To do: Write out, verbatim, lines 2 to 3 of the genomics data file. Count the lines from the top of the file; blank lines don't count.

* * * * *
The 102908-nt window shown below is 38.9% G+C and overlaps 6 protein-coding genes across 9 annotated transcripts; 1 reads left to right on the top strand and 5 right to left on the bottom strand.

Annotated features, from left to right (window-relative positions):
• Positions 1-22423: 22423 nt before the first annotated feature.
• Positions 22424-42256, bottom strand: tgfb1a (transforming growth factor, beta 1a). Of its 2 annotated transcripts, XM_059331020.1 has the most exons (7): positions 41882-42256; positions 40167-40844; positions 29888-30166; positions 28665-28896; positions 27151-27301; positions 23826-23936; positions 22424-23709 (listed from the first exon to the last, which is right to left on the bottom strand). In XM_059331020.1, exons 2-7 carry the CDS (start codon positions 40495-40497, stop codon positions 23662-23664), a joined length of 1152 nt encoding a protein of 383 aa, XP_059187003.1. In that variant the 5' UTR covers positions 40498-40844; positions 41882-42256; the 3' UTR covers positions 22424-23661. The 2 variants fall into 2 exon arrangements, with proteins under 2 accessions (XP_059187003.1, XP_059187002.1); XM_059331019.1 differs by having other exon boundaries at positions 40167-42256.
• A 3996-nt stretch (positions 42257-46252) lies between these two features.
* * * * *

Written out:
Annotated features, from left to right (window-relative positions):
• Positions 1-22423: 22423 nt before the first annotated feature.